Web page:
Butler, Walter C. (1855-1895)

Walter C. Butler, who was born in New Haven, Conn., in 1855, and died at Redlands January 4, 1895, is held in very kindly remembrance by the large number of citizens of this place, who knew and respected him.  Mr. Butler was a graduate of the Sheffield Scientific School, of the class of 1876, and came to Redlands, in 1879, to follow his profession of engineering.  He was assistant engineer with F. E. Brown in the construction of the Bear Valley dam, and remained with the Bear Valley Irrigation Company until after the completion of its pipe line to Allesandro, in 1893. Later he was chief engineer for the Redlands Electric Light and Power Company, having charge of all its work in Mill Creek Cañon, and was employed by this company at the time of his death.


Besides these greater enterprises, Mr. Butler was engaged in many lesser importance in Redlands and its vicinity.  He planted the Brockton Tract, in 1883, and had charge of it until he entered the service of the Bear Valley Company.  He was engineer of the Mound City pipe line and laid out the extensive Drew ranch, near Mound City.  He was a brother of Mrs. Harvey Hewitt.  The marriage of Mr. Harvey Hewitt and Miss Butler, on March 18, 1884, was one of the earliest among the residents in this section of the valley, and Mr. Hewitt’s father, I. L. Hewitt, has one of the largest improved ranches in this vicinity.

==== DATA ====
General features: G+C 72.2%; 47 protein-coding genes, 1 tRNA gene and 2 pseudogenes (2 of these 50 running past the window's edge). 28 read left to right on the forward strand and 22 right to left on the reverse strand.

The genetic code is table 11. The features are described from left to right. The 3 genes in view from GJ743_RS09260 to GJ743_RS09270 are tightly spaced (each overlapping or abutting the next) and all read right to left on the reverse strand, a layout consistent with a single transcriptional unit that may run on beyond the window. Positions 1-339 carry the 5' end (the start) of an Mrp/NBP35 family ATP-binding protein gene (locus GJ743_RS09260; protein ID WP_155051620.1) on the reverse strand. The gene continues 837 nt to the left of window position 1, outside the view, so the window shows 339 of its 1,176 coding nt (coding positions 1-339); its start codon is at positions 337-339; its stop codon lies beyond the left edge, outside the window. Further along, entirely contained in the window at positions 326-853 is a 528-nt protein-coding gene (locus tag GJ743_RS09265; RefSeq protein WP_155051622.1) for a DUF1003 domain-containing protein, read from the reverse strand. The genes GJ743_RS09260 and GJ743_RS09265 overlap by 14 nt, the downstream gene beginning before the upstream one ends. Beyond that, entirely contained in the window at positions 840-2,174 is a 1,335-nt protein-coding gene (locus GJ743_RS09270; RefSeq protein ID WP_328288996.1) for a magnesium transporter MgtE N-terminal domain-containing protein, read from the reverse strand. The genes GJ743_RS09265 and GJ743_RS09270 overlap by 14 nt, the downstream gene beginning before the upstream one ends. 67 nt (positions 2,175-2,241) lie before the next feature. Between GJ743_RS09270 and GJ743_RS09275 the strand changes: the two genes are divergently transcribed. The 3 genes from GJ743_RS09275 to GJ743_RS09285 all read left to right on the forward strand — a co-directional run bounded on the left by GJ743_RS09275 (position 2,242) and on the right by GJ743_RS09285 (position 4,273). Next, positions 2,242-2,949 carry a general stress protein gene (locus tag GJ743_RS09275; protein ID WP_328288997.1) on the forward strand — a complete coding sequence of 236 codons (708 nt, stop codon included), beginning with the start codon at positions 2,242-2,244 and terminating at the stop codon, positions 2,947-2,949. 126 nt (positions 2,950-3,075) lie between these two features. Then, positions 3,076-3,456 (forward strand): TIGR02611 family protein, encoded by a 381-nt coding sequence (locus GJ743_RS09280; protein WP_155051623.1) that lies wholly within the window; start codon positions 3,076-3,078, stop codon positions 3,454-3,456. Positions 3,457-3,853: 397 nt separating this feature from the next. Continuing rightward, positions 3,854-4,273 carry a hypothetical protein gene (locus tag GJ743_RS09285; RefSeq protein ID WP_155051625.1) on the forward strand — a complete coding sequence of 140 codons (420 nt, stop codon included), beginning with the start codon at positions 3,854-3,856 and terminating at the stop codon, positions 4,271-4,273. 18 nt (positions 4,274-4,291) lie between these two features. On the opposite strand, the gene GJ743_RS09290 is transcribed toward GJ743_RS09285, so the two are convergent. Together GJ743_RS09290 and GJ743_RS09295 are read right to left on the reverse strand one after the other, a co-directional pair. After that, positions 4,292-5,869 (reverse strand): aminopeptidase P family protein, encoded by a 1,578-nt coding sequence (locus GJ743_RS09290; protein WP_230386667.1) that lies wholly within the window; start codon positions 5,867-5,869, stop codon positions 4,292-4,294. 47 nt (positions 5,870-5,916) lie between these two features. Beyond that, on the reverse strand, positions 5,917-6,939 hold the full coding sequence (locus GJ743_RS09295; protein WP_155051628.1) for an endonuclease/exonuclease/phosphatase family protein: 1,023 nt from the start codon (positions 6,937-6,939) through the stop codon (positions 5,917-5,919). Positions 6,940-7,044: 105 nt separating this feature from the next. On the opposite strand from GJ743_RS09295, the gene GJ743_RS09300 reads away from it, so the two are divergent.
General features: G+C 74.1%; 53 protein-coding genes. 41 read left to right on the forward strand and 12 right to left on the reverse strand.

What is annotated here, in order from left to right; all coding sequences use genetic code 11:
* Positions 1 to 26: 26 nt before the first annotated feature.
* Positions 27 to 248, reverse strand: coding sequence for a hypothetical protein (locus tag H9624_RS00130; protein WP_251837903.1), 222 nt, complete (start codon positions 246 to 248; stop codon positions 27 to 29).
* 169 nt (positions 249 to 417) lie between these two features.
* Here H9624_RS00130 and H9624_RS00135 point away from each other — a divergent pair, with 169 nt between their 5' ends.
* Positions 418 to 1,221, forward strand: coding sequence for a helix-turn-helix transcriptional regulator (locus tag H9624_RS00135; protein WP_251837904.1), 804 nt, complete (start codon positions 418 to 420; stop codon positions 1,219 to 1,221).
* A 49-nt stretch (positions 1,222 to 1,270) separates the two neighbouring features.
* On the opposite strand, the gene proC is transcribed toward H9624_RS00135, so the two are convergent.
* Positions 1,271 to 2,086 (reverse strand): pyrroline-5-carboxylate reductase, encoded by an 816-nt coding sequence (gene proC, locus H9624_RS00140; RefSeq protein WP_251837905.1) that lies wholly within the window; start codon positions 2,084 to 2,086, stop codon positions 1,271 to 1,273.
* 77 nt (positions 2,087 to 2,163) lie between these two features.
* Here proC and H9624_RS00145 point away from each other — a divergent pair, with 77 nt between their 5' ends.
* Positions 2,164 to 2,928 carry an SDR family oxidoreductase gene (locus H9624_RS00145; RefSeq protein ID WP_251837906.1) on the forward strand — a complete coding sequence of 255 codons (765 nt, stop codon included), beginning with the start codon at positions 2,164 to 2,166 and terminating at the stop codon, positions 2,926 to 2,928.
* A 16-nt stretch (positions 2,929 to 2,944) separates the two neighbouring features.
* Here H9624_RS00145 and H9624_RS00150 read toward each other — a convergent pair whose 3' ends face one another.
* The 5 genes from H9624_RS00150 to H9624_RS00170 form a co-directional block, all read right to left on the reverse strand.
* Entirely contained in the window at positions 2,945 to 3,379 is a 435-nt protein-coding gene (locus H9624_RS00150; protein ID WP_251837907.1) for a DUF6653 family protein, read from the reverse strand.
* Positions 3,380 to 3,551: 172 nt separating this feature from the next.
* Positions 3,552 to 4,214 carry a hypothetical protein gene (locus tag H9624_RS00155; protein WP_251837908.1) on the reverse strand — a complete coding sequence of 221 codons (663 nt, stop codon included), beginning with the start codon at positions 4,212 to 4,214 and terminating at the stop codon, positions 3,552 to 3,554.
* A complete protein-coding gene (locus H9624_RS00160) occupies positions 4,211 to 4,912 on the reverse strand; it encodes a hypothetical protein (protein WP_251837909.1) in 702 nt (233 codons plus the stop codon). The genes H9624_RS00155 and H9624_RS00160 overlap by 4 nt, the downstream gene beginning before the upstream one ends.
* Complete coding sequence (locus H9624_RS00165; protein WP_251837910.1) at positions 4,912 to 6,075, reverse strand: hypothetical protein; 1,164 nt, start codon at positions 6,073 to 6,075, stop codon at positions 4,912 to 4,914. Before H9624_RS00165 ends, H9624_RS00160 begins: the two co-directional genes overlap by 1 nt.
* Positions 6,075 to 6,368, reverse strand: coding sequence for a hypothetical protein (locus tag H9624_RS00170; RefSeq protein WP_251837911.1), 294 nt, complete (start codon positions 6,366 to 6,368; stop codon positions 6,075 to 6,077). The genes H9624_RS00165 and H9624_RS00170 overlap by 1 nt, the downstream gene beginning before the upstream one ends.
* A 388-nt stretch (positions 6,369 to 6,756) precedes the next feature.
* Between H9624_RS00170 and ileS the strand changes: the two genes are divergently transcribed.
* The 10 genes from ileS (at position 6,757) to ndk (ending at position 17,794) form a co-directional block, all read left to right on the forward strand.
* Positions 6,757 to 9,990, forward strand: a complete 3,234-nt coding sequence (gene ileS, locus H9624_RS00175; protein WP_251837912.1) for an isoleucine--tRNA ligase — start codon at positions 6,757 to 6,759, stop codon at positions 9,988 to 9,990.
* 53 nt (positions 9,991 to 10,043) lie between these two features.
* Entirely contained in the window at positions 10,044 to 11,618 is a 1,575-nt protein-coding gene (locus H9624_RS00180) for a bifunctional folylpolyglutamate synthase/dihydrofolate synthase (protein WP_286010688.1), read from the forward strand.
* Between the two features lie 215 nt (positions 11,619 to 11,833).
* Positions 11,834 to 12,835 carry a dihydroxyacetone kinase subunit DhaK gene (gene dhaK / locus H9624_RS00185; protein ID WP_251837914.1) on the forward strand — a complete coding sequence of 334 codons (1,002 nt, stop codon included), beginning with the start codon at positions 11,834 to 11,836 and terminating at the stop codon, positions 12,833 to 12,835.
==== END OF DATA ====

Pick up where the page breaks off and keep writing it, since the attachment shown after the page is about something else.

Mr. Butler made the first experiments in Redlands in the canning of fruit, in the year 1885, having an establishment on a ranch belonging to him on Lugonia Avenue, where he put up in glass jars some of the finest fruit grown here, showing the superb quality of the deciduous fruits of Redlands.  Mr. Butler was reserved in manner but an entertaining conversationalist on occasion, a man of excellent ideas, wide reading and a splendid memory.  Very generous and with high ideas of honor and integrity, he made all his acquaintances his friends, and his death at an early age was more than a passing grief to an unusually wide circle.


(Source: Illustrated Redlands, 1897, p. 47)